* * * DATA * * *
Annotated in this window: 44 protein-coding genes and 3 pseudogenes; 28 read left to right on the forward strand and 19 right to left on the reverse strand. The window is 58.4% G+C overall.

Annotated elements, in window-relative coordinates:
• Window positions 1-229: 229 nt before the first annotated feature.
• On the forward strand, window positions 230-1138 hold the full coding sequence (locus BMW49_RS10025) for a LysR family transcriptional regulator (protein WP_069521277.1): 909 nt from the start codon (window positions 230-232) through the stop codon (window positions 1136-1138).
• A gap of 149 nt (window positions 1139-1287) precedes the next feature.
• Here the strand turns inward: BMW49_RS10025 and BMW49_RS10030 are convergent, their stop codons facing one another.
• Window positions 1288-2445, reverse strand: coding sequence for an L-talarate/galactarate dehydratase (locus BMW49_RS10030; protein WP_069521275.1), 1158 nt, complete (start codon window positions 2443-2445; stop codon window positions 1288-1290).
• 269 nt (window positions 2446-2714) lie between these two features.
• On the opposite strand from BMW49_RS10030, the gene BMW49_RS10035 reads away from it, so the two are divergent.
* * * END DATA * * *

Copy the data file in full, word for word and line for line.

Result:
Annotated in this window: 44 protein-coding genes and 3 pseudogenes; 28 read left to right on the forward strand and 19 right to left on the reverse strand. The window is 58.4% G+C overall.

Annotated elements, in window-relative coordinates:
• Window positions 1-229: 229 nt before the first annotated feature.
• On the forward strand, window positions 230-1138 hold the full coding sequence (locus BMW49_RS10025) for a LysR family transcriptional regulator (protein WP_069521277.1): 909 nt from the start codon (window positions 230-232) through the stop codon (window positions 1136-1138).
• A gap of 149 nt (window positions 1139-1287) precedes the next feature.
• Here the strand turns inward: BMW49_RS10025 and BMW49_RS10030 are convergent, their stop codons facing one another.
• Window positions 1288-2445, reverse strand: coding sequence for an L-talarate/galactarate dehydratase (locus BMW49_RS10030; protein WP_069521275.1), 1158 nt, complete (start codon window positions 2443-2445; stop codon window positions 1288-1290).
• 269 nt (window positions 2446-2714) lie between these two features.
• On the opposite strand from BMW49_RS10030, the gene BMW49_RS10035 reads away from it, so the two are divergent.